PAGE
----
Your dad is mad that you took away the car keys, and just about every time you take him out in your car, he talks about how he wishes he could drive for himself.

Your aunt was living alone and not eating well or taking her medication. You moved her into an assisted living and see that she is doing better. But every time you visit, she says she does not like it and can’t understand why she can’t go back home.

You took over paying the bills for your mom because she was getting things mixed up. Now when you visit, she asks when she can go back to doing the bills again, like she had in the past.

How do we find the patience with our family members when we hear the same complaints every visit?

I worked many years ago with a woman who did not have children, and she had memory impairment. As her memory impairment progressed, and she developed other health problems, she required more assistance. She moved from independent living, to assisted living and then finally to a nursing home.

She was not an easy person to talk with. She could get upset over something out of the blue, and really tell me off. So, when she had to move to the nursing home, and was upset, I knew that when I went to see her, it would be a difficult visit.

On my way to see her, I knew she was going to basically take it out on me and yell at me for as long as I sat with her. So, I decided, that I would sit with her for 30 minutes that day, and no more.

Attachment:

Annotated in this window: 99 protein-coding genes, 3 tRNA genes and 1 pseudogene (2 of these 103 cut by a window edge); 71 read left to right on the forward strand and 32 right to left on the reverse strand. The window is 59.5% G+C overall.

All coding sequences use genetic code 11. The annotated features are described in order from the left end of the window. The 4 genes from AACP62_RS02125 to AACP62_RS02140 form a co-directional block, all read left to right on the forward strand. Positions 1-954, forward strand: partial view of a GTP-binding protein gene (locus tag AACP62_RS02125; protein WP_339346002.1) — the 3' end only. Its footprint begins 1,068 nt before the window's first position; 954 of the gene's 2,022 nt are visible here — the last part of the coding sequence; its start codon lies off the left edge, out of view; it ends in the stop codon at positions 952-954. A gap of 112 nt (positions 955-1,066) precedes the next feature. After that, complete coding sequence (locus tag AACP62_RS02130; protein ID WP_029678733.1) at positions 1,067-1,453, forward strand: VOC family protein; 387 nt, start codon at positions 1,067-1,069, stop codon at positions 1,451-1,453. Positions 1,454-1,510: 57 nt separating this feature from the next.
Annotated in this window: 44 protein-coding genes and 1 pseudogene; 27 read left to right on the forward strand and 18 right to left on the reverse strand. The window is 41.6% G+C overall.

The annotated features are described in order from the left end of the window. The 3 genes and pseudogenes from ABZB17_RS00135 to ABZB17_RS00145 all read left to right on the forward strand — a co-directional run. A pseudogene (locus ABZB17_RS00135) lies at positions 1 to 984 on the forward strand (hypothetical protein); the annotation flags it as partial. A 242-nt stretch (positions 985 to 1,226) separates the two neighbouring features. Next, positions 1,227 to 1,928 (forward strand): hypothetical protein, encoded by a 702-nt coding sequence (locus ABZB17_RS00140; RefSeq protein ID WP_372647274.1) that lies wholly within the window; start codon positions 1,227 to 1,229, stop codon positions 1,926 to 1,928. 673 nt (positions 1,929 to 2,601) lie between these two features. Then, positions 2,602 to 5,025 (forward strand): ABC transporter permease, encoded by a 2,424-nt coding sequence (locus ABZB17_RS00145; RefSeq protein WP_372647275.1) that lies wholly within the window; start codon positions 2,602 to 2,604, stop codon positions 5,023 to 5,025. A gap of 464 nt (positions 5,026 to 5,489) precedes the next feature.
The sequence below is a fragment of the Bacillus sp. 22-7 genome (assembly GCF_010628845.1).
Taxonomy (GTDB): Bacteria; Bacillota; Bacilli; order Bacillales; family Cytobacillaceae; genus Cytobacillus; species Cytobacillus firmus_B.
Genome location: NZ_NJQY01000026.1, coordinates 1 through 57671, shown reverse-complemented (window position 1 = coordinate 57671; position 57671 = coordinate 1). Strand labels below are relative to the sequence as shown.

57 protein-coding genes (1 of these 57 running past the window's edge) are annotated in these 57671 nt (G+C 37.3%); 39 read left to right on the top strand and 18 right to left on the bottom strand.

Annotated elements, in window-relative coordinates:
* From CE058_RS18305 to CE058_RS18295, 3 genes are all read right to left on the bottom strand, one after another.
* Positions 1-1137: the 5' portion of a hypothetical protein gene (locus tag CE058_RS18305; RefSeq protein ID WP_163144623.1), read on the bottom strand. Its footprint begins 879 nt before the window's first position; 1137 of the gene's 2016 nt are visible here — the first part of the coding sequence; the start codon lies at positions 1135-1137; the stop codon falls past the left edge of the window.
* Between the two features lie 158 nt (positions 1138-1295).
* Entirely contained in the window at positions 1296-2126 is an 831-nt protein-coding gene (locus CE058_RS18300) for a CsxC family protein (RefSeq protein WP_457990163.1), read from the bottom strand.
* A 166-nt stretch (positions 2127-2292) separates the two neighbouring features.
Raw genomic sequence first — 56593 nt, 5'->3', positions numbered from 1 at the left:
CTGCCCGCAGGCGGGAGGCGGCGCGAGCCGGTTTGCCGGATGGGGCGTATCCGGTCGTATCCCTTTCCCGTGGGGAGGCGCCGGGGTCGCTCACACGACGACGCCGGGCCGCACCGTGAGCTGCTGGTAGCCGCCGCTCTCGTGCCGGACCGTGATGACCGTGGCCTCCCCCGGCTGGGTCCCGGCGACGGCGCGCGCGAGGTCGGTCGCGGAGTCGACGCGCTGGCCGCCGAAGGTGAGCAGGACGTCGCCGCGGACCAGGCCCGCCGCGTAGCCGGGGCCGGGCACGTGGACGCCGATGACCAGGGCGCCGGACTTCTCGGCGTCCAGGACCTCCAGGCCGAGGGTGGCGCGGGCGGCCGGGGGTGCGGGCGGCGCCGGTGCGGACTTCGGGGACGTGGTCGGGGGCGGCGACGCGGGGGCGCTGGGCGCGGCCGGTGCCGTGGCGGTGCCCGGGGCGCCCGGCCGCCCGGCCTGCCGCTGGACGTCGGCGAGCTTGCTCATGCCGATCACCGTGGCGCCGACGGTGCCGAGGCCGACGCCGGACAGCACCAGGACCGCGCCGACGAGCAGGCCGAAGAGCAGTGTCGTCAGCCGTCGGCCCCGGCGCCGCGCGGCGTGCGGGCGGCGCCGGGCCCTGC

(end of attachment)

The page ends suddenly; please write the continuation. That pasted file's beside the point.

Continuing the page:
I knew that I could not solve what was upsetting her. She required this level of care, and no amount of explaining was going to change that, I was powerless to fix it. So, I kept my eye on the time, and did the best I could, and mostly listened, said little. Then I gently let her know that I had to go and would
see her again.

This was a little thing, but enormously helpful to me, to limit my time there for this visit. This way, her being upset, did not drain me or get me upset. Dementia will progress, and the thing that mom or dad is talking a lot about today, will eventually be forgotten. It may seem like it won’t, but if you think ahead to 6 months or a year from now, things will be different.

Then do something that can help you to cope in the meantime:
• Limit your visiting time, or how often you go
• Bring another family member or friend along on the visit
• Play the radio in the car, a station that dad likes
• Do they love dogs? Bring your dog on the visit, that can cheer them up.

Whatever little thing that you do to keep your cool when patience wants to leave you, try to remember, you are doing the right thing by your family member.